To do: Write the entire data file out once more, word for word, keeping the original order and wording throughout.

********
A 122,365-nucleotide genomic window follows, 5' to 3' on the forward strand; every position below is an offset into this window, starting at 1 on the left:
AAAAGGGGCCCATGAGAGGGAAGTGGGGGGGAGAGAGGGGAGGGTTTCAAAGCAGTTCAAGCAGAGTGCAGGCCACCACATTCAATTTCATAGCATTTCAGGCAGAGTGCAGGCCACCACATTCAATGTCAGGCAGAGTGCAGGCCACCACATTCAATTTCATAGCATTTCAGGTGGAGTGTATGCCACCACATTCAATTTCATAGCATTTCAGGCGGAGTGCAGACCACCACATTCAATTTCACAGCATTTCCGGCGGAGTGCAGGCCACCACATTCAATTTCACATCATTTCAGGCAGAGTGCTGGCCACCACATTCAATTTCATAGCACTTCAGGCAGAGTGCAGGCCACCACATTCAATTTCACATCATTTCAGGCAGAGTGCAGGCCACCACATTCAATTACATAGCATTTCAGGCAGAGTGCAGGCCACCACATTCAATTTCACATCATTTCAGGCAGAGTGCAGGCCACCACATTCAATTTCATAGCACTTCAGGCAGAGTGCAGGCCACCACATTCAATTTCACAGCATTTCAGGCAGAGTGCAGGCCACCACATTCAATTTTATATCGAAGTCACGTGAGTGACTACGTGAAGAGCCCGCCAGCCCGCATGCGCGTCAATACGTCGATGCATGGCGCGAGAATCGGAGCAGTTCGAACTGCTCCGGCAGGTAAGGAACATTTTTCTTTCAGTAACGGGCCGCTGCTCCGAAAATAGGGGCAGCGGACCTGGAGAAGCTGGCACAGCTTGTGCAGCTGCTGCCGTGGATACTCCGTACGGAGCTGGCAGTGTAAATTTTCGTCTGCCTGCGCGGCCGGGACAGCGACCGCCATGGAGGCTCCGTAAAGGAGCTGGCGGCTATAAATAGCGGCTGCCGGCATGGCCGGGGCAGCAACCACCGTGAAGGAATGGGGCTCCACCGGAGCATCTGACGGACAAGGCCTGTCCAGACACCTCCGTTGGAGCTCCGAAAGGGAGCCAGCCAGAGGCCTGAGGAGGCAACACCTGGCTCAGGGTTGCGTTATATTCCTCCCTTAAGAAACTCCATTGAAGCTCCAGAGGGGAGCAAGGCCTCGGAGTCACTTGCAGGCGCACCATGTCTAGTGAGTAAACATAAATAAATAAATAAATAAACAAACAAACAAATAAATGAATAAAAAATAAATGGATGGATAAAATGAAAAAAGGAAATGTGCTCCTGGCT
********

A 122,365-nucleotide genomic window follows, 5' to 3' on the forward strand; every position below is an offset into this window, starting at 1 on the left:
AAAAGGGGCCCATGAGAGGGAAGTGGGGGGGAGAGAGGGGAGGGTTTCAAAGCAGTTCAAGCAGAGTGCAGGCCACCACATTCAATTTCATAGCATTTCAGGCAGAGTGCAGGCCACCACATTCAATGTCAGGCAGAGTGCAGGCCACCACATTCAATTTCATAGCATTTCAGGTGGAGTGTATGCCACCACATTCAATTTCATAGCATTTCAGGCGGAGTGCAGACCACCACATTCAATTTCACAGCATTTCCGGCGGAGTGCAGGCCACCACATTCAATTTCACATCATTTCAGGCAGAGTGCTGGCCACCACATTCAATTTCATAGCACTTCAGGCAGAGTGCAGGCCACCACATTCAATTTCACATCATTTCAGGCAGAGTGCAGGCCACCACATTCAATTACATAGCATTTCAGGCAGAGTGCAGGCCACCACATTCAATTTCACATCATTTCAGGCAGAGTGCAGGCCACCACATTCAATTTCATAGCACTTCAGGCAGAGTGCAGGCCACCACATTCAATTTCACAGCATTTCAGGCAGAGTGCAGGCCACCACATTCAATTTTATATCGAAGTCACGTGAGTGACTACGTGAAGAGCCCGCCAGCCCGCATGCGCGTCAATACGTCGATGCATGGCGCGAGAATCGGAGCAGTTCGAACTGCTCCGGCAGGTAAGGAACATTTTTCTTTCAGTAACGGGCCGCTGCTCCGAAAATAGGGGCAGCGGACCTGGAGAAGCTGGCACAGCTTGTGCAGCTGCTGCCGTGGATACTCCGTACGGAGCTGGCAGTGTAAATTTTCGTCTGCCTGCGCGGCCGGGACAGCGACCGCCATGGAGGCTCCGTAAAGGAGCTGGCGGCTATAAATAGCGGCTGCCGGCATGGCCGGGGCAGCAACCACCGTGAAGGAATGGGGCTCCACCGGAGCATCTGACGGACAAGGCCTGTCCAGACACCTCCGTTGGAGCTCCGAAAGGGAGCCAGCCAGAGGCCTGAGGAGGCAACACCTGGCTCAGGGTTGCGTTATATTCCTCCCTTAAGAAACTCCATTGAAGCTCCAGAGGGGAGCAAGGCCTCGGAGTCACTTGCAGGCGCACCATGTCTAGTGAGTAAACATAAATAAATAAATAAATAAACAAACAAACAAATAAATGAATAAAAAATAAATGGATGGATAAAATGAAAAAAGGAAATGTGCTCCTGGCT